Skip to content

Holiday Retail Trends, Past and Present(s)

Wednesday, December 25, 2019

By Maria Hasenstab, Public Affairs Staff

“Good little boys and girls are not the only ones anxiously awaiting Christmas this year. Retailers are also looking forward to the yuletide with more than ordinary apprehension."

Older couple gazing at holiday merchandise in a small business

So began “Santa and the Grinch” on Dec. 17, 1982, part of the weekly Economic Letter from the San Francisco Federal Reserve.

Although that letter was written as the U.S. economy was coming off a second recession in three years, the anticipation of year-end retail sales remains a staple of the season yet today. The National Retail Federation (NRF), for example, has an entire “Winter Holidays” package of surveys, forecasts and trends.

What about sales for 2019? In its forecast, the NRF predicted holiday retail sales during November and December would increase between 3.8% and 4.2% over last year, to a total of between $727.9 billion and $730.7 billion. Those sales include both store and online purchases but exclude auto dealers, gas stations and restaurants.

Trade associations and others who track such data might raise a glass of egg nog, since that predicted holiday sales increase is higher than the average increase, 3.7%, of the previous five years. For purposes of comparison, the NRF defines the “holiday season” as Nov. 1 through Dec. 31.

Economic Conditions and Holiday Sales

Late 1982 was an especially edgy time for retailers, since a recent tax cut and a Social Security cost-of-living adjustment had not boosted consumption spending as most economists had predicted, San Francisco’s letter said.

It also discussed how unemployment was the “highest in 42 years,” going on to say it was casting “a pall over consumer confidence.” The unemployment rate was 10.8% in December 1982, when looking at seasonally adjusted unemployment data available today.

Today’s 3.5% unemployment rate (as of November, also seen in September) is a 50-year low. But other concerns exist; in particular, the NRF cited the potential impact of tariffs on holiday spending—whether through price increases or on consumer confidence—and noted that retailers were trying to mitigate the impact.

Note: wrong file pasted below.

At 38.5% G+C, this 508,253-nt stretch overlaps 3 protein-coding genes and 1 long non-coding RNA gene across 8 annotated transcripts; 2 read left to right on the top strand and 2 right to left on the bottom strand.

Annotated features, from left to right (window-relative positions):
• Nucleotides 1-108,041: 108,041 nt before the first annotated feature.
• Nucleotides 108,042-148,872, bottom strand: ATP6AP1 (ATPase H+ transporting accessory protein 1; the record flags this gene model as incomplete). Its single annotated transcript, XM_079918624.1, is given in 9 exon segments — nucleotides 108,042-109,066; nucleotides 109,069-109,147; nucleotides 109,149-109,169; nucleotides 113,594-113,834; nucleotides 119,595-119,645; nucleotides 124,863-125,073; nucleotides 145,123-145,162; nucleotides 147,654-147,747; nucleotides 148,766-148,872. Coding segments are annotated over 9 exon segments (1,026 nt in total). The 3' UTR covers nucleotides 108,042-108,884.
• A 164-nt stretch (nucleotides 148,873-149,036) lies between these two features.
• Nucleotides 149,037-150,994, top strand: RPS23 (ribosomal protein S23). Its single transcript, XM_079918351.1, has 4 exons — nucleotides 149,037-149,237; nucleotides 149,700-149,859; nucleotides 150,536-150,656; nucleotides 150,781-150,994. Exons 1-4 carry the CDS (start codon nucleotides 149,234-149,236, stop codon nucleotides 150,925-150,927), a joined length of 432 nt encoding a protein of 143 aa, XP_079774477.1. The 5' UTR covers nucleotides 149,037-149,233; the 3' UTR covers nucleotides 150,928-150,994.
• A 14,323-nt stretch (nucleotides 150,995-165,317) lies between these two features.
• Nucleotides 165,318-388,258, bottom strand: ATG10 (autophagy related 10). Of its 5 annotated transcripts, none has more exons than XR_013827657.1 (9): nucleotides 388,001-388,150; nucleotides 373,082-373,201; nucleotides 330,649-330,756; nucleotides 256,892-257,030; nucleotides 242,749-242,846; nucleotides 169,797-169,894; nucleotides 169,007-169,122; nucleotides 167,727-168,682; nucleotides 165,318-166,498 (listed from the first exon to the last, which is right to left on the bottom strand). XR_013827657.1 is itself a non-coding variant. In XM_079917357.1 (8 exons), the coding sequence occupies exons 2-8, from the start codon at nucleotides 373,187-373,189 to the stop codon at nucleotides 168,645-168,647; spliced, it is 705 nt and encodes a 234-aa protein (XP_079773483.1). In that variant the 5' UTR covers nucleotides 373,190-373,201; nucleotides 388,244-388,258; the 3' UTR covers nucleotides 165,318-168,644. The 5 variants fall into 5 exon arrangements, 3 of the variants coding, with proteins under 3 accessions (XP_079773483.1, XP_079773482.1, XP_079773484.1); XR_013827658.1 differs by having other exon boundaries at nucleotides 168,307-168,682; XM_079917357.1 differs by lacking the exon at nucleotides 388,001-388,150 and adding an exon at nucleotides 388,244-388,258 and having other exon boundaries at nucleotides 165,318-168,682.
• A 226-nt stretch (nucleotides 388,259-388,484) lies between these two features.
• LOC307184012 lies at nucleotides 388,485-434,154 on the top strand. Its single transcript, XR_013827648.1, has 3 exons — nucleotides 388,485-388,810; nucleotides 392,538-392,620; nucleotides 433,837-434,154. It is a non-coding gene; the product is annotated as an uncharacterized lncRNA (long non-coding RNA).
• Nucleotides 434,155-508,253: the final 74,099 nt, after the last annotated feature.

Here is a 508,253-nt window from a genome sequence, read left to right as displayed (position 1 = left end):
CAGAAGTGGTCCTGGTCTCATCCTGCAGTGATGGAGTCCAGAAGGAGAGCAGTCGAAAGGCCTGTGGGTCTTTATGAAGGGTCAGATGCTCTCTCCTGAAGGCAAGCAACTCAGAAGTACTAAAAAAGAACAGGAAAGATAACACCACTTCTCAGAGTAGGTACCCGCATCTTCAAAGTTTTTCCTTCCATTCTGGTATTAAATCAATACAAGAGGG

“Nonetheless, 79 percent of consumers surveyed for NRF in September were concerned that tariffs will cause prices to rise, potentially affecting their approach to shopping,” the federation reported.

As a mother, aunt and general consumer, I’m weighing my budget and the perfect present to give. My conundrum: I want to steer clear of being a Scrooge but also don’t want my dreams of a white Christmas to be clouded by spending in the red.

Spending Trends: Then & Now

Planned Consumer Spending

This year, the NRF’s annual survey, a companion to its retail forecast, showed consumers planning to spend a total of about $1,048 on average for items such as decorations, candy and gifts, along with other purchases for themselves and their families.

That’s 4% higher than the 2018 spending plans, when the average consumer planned to spend about $1,007 on the same items. While the NRF’s annual spending survey does not go back to 1982, the first year the NRF released annual survey statistics (2004), the average consumer planned to spend $789.

Holiday Sales Volume

The San Francisco Fed letter noted that most kinds of merchants enjoyed an increase in sales volume in the combined November and December selling period, but for some, the difference may have been more significant—amounting to as much as one-third of yearly sales.

Today, the NRF said sales in November and December represent about 20% of annual retail sales each year. Hobby, toy and game stores report the highest share at about 30%. Last week’s blog post featuring holiday data from the St. Louis Fed shows a discernible spike in hobby, toy and game sales every December, using Census Bureau data.

Popular Toys and Gifts

According to the NRF survey, top toys to stuff stockings in 2019 include dolls, cars and trucks, video games and accessories. Meanwhile, the commercial breaks of holiday specials are filled with brands like Disney princesses, Paw Patrol, American Girl and Marvel action figures.

And what’s old is new again, as “Star Wars” and My Little Pony—staples of the early 1980s—also make the NRF’s list of top toys on shoppers’ holiday lists.

What’s the No. 1 item on the wish lists of adult consumers surveyed by the NRF? For the 13th year in a row, gift cards remain the most popular item, requested by 59% of respondents. Other wished-for items include:

  • Clothing and accessories – 52%
  • Books and other media – 35%
  • Electronics – 29%
  • Home décor – 24%

Additional Resources

Maria Hasenstab 

Maria Hasenstab is a media relations coordinator with the St. Louis Fed. She works in Public Affairs.

Tagged maria hasenstabholidayconsumerspendinggivingchristmas